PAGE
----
Mehen, whose name means ‘coiled one’, is depicted as a serpent protectively encircling Re or, by extension, Osiris. In the Amduat book, Mehen appears in the seventh hour, that is, at approximately midnight in the nocturnal voyage of the solar bark, surrounding Re in the middle register and Osiris in the upper register while they oversee the punishment of their enemies. Mehen continues to encircle Re through the subsequent ‘hours’ of the voyage. In CT spells 493 & 495, the deceased, claiming knowledge of the “secret matters” of Mehen (a variant reads, “after the great battle of Mehen”) is thereby empowered to “guard the prisoners,” that is, those who have rebelled against the cosmic sovereignty. In the Book of Gates, Mehen is seen encircling Re in each hour. In the so-called ‘Enigmatic Book of the Netherworld’ from the tomb of Tutankhamun, a large-scale mummiform figure in section A is depicted with a Mehen serpent circling him at the head and at the feet. Both Mehen serpents are shown with their tails in their mouths, an image which in later Western occultism would come to be known as an ouroboros. In section B, six mummiform figures are encircled by Mehen serpents as they receive illumination from disks immediately in front of them.
Spells 758-760 of the Coffin Texts speak of Mehen in a manner which makes him seem virtually synonymous with Re. In the first place, reference is made to “the bark of Mehen” where one might expect the bark of Re. Second, the ‘Shining Sun’, with “paths of fire” around it, is said to “guard the paths for the great bark of Mehen,” whose bow is said to be turned around. It is said that the bark of Mehen makes a circle in myriads of myriads of years. If there is any sense to be made of a text which we perhaps simply lack the skills to read properly, it could seem that the bark of Mehen embodies a contra-solar motion on a period much longer than the daily or annual motions of the sun, longer perhaps even than any of the known astral cycles. In a similar vein are the descriptions in 759 of Mehen’s vast size. Re’s association with Mehen is underscored in spell 759, which states “As for this Mehen, he is the Mehen of Re, and Re is this myriad of years,” or ‘eternity’, heh. To link Re to Mehen in this fashion is perhaps to stress the non-identity of Re and the sun, which facilitates one of the goals which seems to be at the heart of much of the afterlife literature: mediating the opposition between Re and Osiris, where Re represents the solar/celestial and Osiris the cthonic realm, but more trenchantly where Re represents the cosmic and universal, Osiris the individual and mortal, aspect of existence. Spell 760 supports this line of interpretation, insofar as it speaks of Isis having brought Mehen to her son Horus, upon which he becomes “the repetition of the Lord of All.” This epithet is frequently applied to Re but is especially characteristic of Atum, and in CT spell 1130 it seems to be Atum, under the name of “Lord of All”, who relates four “good deeds which my own heart did for me within Mehen in order that falsehood might be silenced.” These four are making the four winds “that everyone might breathe in his time,” making “a great flood”, i.e. the Nile’s annual inundation “so that the poor as well as the great might be strong,” making “every man equal to his fellow,” and forbidding them to do wrong, “but their hearts disobeyed what I had said,” and finally making “their hearts not to forget the West,” that is, to be aware of their mortality, the direction of the setting sun being the symbol for mortality in Egyptian thought, “in order to make offerings to the Gods of the districts,” that is, so that humans would maintain the traditional cults. Mehen appears here as the vessel of a special aspect of Atum’s providence, one which stresses the equal access of all humans to the means of existence (the air to breathe), prosperity (the abundant productivity of the earth), mutual respect, and divinity.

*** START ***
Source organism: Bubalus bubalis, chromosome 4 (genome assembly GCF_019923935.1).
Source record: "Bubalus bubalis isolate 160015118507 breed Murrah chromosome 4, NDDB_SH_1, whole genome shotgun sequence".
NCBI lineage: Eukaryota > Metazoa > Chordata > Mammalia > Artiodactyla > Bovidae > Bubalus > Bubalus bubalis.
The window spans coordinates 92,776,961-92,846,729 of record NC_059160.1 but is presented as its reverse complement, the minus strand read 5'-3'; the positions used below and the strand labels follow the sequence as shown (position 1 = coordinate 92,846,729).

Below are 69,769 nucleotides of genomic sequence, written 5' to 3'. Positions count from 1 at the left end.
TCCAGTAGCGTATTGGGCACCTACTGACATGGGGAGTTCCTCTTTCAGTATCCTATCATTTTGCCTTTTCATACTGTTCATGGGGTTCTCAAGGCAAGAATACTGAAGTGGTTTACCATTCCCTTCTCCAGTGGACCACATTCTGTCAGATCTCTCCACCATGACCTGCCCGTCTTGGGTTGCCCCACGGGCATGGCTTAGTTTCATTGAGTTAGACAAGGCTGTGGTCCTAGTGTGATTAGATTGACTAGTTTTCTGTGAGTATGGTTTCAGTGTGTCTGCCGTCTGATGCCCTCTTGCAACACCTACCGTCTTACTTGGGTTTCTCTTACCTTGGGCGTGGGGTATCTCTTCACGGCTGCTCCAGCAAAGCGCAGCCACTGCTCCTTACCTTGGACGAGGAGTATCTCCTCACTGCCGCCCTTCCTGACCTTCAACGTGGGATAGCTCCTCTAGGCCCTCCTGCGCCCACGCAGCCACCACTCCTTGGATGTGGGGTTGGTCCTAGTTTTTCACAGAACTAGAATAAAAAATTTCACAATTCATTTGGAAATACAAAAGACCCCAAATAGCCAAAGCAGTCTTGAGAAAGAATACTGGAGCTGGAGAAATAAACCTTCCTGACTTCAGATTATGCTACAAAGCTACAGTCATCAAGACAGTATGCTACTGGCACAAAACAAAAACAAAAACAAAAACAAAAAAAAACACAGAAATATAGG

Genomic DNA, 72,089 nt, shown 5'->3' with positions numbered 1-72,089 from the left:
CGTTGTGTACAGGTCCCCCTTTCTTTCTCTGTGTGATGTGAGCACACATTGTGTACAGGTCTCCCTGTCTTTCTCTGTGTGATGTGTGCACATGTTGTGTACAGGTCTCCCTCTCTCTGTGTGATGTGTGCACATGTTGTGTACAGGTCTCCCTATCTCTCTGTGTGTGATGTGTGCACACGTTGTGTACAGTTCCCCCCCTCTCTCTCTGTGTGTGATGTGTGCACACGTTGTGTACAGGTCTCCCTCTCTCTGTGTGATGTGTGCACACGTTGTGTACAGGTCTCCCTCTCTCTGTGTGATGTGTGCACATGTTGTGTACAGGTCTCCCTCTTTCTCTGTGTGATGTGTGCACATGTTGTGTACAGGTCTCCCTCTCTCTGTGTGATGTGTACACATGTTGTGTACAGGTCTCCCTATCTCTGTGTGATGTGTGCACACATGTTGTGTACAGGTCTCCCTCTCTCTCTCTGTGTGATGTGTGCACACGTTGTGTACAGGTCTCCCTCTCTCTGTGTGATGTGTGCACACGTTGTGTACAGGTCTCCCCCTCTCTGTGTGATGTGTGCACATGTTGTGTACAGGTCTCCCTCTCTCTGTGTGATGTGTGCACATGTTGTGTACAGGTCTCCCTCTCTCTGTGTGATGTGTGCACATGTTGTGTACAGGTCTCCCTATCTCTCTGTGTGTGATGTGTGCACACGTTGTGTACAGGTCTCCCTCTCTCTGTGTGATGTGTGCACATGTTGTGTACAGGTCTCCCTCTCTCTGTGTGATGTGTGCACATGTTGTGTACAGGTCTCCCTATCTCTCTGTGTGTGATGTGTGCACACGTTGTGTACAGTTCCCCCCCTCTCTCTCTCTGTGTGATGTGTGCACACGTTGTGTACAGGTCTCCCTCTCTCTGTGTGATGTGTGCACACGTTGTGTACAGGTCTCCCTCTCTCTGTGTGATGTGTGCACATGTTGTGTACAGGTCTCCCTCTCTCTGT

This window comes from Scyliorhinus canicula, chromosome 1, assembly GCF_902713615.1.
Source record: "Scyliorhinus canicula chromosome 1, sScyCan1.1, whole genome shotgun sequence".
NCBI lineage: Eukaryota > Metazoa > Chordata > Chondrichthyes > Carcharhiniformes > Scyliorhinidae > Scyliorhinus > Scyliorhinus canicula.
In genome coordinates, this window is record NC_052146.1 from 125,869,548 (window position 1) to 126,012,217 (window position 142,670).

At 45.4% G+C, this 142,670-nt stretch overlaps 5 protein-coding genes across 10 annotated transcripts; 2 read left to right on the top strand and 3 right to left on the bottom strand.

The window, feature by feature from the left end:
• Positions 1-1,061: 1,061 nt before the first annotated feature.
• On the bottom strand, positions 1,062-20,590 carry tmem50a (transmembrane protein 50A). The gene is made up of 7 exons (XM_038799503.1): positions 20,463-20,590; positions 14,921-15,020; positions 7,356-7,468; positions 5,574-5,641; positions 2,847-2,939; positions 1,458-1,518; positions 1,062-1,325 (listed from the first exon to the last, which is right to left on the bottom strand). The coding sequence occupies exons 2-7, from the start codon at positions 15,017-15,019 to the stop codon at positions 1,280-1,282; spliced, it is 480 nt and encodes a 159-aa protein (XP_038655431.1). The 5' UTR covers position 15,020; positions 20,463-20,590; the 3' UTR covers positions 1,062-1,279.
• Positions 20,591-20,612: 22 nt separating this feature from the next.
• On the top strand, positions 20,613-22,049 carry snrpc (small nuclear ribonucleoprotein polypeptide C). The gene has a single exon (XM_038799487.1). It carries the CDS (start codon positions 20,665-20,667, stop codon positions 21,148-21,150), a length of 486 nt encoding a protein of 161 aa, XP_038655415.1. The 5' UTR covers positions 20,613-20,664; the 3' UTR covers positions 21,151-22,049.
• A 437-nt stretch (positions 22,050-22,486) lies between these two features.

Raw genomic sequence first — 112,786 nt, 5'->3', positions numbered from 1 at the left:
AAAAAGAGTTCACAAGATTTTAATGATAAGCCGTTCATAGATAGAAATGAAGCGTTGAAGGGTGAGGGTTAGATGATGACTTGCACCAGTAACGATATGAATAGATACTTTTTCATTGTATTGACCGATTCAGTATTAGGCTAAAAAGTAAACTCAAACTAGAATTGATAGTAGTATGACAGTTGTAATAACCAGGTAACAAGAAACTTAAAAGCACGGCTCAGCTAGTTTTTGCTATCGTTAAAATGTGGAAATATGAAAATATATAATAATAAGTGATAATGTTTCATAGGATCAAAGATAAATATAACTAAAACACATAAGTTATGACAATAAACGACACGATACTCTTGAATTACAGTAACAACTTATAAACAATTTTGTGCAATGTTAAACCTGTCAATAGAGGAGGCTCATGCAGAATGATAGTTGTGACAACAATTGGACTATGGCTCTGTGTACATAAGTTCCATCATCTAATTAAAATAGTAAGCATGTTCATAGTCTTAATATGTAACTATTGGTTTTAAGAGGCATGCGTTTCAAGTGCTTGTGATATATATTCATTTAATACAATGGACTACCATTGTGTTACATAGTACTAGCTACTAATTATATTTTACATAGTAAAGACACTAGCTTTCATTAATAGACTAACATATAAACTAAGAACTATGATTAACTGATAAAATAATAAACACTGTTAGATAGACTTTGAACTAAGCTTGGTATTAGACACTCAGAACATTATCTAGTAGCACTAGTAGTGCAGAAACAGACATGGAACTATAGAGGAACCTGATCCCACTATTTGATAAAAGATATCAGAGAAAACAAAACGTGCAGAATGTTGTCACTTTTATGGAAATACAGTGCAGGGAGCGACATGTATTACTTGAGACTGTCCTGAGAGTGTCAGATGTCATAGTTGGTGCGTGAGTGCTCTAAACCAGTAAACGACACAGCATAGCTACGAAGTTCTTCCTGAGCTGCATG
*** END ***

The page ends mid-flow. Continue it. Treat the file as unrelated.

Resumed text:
The name of Mehen was also applied to a board game in Egypt, the point of which seems to have been to enact passing through the coils of Mehen to emerge reborn; hence the deceased king affirms in PT utterance 332 “I am this one who emerged from Mehen” (trans. modified in accord with Robert K. Ritner in JNES, Vol. 50, No. 3 (1991), p. 212). A reference to the game itself has been discerned in PT utterance 659, where Ritner reads (op. cit.), “Take to yourself these white ivory pieces of yours belonging to the Mehen game. Go around them with/as an arrow in this their name of ‘arrow’,” in which the phrase translated “white ivory pieces” is literally “white teeth”; thus in BD spell 172, in a passage divinizing various members of the body, “Your teeth are the two ‘heads’ of the Mehen game with which the Two Lords played,” would obviously refer to the game pieces as well. The use of ‘heads’ here could also suggest a connection to the Mehen game for passages in the afterlife literature where the taking of ‘heads’ is mentioned.